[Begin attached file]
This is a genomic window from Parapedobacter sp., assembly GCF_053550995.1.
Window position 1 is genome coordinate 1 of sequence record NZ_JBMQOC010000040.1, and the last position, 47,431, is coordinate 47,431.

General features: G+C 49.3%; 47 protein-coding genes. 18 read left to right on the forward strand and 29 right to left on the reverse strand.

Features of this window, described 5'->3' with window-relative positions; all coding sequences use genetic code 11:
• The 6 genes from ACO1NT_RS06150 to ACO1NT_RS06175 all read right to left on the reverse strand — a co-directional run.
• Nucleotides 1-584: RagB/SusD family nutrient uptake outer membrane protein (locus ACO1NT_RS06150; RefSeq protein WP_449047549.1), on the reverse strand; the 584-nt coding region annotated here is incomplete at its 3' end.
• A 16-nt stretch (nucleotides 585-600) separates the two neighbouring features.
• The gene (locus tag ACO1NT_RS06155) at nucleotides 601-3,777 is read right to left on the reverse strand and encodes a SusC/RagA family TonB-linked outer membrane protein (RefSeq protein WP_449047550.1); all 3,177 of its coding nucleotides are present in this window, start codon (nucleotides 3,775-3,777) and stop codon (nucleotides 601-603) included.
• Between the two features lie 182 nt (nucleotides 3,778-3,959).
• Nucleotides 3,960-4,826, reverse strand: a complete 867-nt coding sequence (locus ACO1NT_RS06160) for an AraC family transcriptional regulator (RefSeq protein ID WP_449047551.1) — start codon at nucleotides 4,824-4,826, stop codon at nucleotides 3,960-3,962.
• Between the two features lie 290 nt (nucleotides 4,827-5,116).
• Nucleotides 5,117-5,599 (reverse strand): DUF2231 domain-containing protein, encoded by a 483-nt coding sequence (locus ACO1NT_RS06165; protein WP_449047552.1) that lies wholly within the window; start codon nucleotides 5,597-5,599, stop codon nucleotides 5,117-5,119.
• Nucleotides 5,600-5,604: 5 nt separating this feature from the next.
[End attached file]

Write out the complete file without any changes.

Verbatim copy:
This is a genomic window from Parapedobacter sp., assembly GCF_053550995.1.
Window position 1 is genome coordinate 1 of sequence record NZ_JBMQOC010000040.1, and the last position, 47,431, is coordinate 47,431.

General features: G+C 49.3%; 47 protein-coding genes. 18 read left to right on the forward strand and 29 right to left on the reverse strand.

Features of this window, described 5'->3' with window-relative positions; all coding sequences use genetic code 11:
• The 6 genes from ACO1NT_RS06150 to ACO1NT_RS06175 all read right to left on the reverse strand — a co-directional run.
• Nucleotides 1-584: RagB/SusD family nutrient uptake outer membrane protein (locus ACO1NT_RS06150; RefSeq protein WP_449047549.1), on the reverse strand; the 584-nt coding region annotated here is incomplete at its 3' end.
• A 16-nt stretch (nucleotides 585-600) separates the two neighbouring features.
• The gene (locus tag ACO1NT_RS06155) at nucleotides 601-3,777 is read right to left on the reverse strand and encodes a SusC/RagA family TonB-linked outer membrane protein (RefSeq protein WP_449047550.1); all 3,177 of its coding nucleotides are present in this window, start codon (nucleotides 3,775-3,777) and stop codon (nucleotides 601-603) included.
• Between the two features lie 182 nt (nucleotides 3,778-3,959).
• Nucleotides 3,960-4,826, reverse strand: a complete 867-nt coding sequence (locus ACO1NT_RS06160) for an AraC family transcriptional regulator (RefSeq protein ID WP_449047551.1) — start codon at nucleotides 4,824-4,826, stop codon at nucleotides 3,960-3,962.
• Between the two features lie 290 nt (nucleotides 4,827-5,116).
• Nucleotides 5,117-5,599 (reverse strand): DUF2231 domain-containing protein, encoded by a 483-nt coding sequence (locus ACO1NT_RS06165; protein WP_449047552.1) that lies wholly within the window; start codon nucleotides 5,597-5,599, stop codon nucleotides 5,117-5,119.
• Nucleotides 5,600-5,604: 5 nt separating this feature from the next.